A certain Column appeared in yesterday's 'Motorsport News' - Here is the full, unedited version ...
There was an almost palpable sense of relief inside Rally HQ at the end of the Jim Clark Rally. In the weeks running up to the event it must have felt as though the eyes of the nation were on the organising team.
They needn't have worried. The rally ran well and pretty much to schedule. They did lose two stages though when the first two runs of the Langton test on Friday afternoon were cancelled on safety grounds. That decision was taken at mid-day on Friday so that there was time to get the news out on social media to the thousands of fans who were flocking in to the area.
Two more stages on Saturday were affected by accidents which meant that a number of drivers had to be given Notional Times. That can happen to anyone, but both incidents were dealt with effectively ensuring that the second run at both tests was not affected. There was no over-reaction. Each incident was considered on merit and action taken as swiftly as possible.
Prior to the event there were some lurid headlines in the 'popular press' although to be fair, there was some responsible reporting and journalism out there too.
Perhaps surprisingly, and credit where credit is due, the main Scottish tabloids were quite fair whereas some of our supposedly more 'respected' publishing outlets and broadcasters were more interested in reporting history rather than news. And this despite frequent contact and conversations with Editors and so-called reporters in the past who simply choose to ignore facts if they don't suit their stories.
In particular, our ‘national public’ broadcaster was much more interested in past events than previewing the weekend's competition. The first clue came from the fact that the item appeared in the 'news' section rather than as part of the sports bulletin. Thereafter the BBC person's monologue was more concerned with past events and the cost of the front running rally cars than the actual competition itself.
On the other hand, the local ITV station managed to present a live report from the event itself and did an altogether better job previewing the weekend and reporting from the rally. However, the pre-event rally coverage did prove one thing, that motor sport has a long way to go before it is accepted by the mainstream media. Imagine if they previewed a football match, mentioned the team's history, reported from the match - and then didn't give the score afterwards. Motor sports fans have every right to feel short changed.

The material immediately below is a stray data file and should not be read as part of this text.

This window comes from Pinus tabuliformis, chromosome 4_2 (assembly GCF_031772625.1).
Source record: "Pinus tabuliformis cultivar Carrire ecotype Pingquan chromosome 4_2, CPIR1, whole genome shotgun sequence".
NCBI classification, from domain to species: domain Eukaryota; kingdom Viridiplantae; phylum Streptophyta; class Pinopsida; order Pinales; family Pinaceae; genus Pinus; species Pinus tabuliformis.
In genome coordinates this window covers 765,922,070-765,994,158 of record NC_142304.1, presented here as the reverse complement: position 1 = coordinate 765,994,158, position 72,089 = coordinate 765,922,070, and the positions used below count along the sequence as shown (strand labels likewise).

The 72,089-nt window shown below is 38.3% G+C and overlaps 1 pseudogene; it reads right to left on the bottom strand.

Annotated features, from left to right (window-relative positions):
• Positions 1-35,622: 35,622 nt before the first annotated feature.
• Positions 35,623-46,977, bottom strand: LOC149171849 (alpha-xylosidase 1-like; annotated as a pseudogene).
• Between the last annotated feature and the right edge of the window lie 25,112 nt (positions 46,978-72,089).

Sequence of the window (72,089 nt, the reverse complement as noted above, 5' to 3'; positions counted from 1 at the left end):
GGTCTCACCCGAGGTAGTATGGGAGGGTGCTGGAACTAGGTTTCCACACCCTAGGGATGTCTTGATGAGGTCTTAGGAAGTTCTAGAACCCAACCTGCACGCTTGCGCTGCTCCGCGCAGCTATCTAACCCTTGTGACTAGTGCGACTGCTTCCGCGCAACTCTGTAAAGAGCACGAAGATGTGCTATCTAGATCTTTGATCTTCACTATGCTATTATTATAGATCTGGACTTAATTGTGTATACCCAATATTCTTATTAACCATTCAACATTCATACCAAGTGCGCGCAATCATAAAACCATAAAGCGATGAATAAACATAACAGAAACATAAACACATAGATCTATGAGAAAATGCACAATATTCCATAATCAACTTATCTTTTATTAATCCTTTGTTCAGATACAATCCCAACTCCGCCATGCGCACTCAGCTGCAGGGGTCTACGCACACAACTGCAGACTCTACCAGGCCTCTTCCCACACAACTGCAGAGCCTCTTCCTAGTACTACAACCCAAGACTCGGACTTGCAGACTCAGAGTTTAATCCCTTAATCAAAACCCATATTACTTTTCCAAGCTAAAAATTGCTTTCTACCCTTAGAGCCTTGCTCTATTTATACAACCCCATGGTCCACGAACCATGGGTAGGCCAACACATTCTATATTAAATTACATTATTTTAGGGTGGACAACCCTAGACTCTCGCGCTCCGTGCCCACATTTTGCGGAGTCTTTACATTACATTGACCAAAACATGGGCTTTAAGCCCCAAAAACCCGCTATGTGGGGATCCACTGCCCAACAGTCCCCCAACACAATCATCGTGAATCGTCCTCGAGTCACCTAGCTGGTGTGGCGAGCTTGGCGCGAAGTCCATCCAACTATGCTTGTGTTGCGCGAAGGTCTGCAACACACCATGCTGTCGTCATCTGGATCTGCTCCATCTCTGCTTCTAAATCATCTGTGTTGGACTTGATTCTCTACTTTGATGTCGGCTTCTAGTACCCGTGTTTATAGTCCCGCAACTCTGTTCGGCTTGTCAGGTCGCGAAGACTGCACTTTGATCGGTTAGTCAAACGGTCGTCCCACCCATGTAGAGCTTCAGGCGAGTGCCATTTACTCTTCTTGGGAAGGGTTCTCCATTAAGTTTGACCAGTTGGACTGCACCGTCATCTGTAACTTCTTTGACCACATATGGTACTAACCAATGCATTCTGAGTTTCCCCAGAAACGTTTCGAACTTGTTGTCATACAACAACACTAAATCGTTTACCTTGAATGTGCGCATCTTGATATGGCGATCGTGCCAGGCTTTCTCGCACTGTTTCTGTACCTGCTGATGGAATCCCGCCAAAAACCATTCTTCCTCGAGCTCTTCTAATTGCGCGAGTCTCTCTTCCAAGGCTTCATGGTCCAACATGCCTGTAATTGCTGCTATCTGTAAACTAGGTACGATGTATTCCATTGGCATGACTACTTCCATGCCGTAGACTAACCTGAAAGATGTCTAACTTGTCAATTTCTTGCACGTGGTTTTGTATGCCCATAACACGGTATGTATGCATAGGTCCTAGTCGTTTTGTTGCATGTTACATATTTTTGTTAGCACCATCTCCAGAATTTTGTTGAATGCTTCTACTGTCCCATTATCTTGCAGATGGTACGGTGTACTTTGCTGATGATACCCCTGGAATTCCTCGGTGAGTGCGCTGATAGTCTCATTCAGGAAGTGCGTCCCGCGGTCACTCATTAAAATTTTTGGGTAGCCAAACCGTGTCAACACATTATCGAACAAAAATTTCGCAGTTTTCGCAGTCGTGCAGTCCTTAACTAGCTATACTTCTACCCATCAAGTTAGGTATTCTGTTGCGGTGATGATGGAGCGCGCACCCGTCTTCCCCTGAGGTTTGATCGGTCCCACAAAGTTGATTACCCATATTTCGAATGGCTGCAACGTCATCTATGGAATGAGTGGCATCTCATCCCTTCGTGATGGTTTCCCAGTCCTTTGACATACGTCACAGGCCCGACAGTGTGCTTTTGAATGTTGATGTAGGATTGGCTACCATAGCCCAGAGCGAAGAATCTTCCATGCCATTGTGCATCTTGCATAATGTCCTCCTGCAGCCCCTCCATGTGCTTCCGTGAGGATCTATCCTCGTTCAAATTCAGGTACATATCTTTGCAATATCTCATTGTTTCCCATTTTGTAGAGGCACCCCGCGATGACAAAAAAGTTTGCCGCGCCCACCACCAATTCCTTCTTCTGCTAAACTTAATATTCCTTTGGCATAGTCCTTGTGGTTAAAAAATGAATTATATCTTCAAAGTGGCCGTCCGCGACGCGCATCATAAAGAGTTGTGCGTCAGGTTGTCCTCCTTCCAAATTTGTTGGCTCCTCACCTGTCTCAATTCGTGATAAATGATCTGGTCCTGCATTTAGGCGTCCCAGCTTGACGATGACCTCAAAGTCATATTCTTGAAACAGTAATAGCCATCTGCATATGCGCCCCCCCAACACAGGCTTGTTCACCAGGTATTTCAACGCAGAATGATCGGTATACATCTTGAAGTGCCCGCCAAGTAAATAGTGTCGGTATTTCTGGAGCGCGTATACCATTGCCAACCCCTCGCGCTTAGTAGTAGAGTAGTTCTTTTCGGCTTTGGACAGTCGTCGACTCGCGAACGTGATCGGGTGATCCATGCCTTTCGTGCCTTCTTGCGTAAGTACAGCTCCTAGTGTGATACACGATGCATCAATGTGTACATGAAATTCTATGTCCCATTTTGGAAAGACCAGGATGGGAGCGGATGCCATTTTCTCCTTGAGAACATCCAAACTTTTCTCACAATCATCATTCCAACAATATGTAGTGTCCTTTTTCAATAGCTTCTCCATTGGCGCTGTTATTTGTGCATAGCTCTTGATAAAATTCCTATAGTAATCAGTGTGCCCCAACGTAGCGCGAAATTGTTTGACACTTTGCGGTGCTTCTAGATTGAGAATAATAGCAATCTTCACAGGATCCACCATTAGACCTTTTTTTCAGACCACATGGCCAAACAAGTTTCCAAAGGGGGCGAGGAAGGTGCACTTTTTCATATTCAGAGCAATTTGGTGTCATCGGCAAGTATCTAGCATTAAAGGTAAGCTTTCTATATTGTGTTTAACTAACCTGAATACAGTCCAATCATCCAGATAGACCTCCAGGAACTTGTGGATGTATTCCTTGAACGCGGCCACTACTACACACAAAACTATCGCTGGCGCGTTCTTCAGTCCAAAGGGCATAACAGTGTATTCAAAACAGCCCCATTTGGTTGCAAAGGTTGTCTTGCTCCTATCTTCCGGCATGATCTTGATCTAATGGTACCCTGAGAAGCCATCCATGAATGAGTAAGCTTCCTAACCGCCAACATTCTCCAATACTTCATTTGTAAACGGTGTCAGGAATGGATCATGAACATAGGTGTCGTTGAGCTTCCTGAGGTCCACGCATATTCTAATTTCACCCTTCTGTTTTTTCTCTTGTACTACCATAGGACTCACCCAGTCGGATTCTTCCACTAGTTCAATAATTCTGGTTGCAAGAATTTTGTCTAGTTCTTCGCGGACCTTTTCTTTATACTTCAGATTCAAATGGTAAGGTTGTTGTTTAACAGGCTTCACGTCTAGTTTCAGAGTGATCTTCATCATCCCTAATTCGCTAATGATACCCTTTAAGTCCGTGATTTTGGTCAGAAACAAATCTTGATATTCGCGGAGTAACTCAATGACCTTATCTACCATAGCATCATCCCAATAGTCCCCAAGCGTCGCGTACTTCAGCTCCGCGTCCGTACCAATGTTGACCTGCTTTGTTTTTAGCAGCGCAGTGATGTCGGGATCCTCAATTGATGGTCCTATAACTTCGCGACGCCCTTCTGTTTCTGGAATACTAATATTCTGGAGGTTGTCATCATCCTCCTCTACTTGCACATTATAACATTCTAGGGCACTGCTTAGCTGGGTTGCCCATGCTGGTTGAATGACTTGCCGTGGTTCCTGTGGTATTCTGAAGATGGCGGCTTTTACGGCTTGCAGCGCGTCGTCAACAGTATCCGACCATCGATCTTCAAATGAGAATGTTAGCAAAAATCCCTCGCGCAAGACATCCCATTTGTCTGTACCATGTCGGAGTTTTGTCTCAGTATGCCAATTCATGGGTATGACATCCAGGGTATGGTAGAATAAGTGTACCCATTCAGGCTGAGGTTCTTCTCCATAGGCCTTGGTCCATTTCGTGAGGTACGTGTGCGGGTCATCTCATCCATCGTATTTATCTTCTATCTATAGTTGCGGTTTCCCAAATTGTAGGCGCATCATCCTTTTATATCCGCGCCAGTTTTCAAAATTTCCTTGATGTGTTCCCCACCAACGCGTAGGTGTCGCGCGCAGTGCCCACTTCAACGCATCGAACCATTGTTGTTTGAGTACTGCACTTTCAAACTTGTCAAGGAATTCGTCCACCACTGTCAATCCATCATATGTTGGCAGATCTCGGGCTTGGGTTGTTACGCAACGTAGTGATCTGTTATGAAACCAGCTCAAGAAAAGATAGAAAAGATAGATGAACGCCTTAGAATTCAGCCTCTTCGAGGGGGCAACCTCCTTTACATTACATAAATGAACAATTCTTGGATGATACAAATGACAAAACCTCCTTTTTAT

Fortunately the Jim Clark Rally team rose above such headline grabbing attempts and simply got on with the job.
Principal amongst that support were the local folks of the Scottish Borders pleased to have 'their rally' back. Of course it caused some disruption and of course there were a few grumbles and dissenters. Particularly from one bloke who had to carry the weekly shopping from his car to his house in the next street which had been closed off to the traffic for the rally on Saturday morning! But for the most part, folks were enthusiastic and Duns was abuzz.
Big crowds turned out for the Friday afternoon start and there was a decent crowd at the finish despite the cold and the rain. Mind you some of the drivers tried to inject a bit of heat into the proceedings with some noise and wheelspin leaving the Finish line in the Square. And the Police? They heard and saw nothing untoward. Nice one.
Amongst drivers and co-drivers too there was a sense of relief and satisfaction. There was barely a word of complaint about lost stages and Notional Times too, everyone just so pleased to be back on closed roads in the Scottish Borders.
The spectators too played their part. When the Safety crews running ahead of the rally asked folk to move back, they did so. Attitudes appear to be changing.
And so to next year. Plans are already underway for a return to the rally's traditional date - in May, over the weekend of 29th to 31st, and with better weather, hopefully.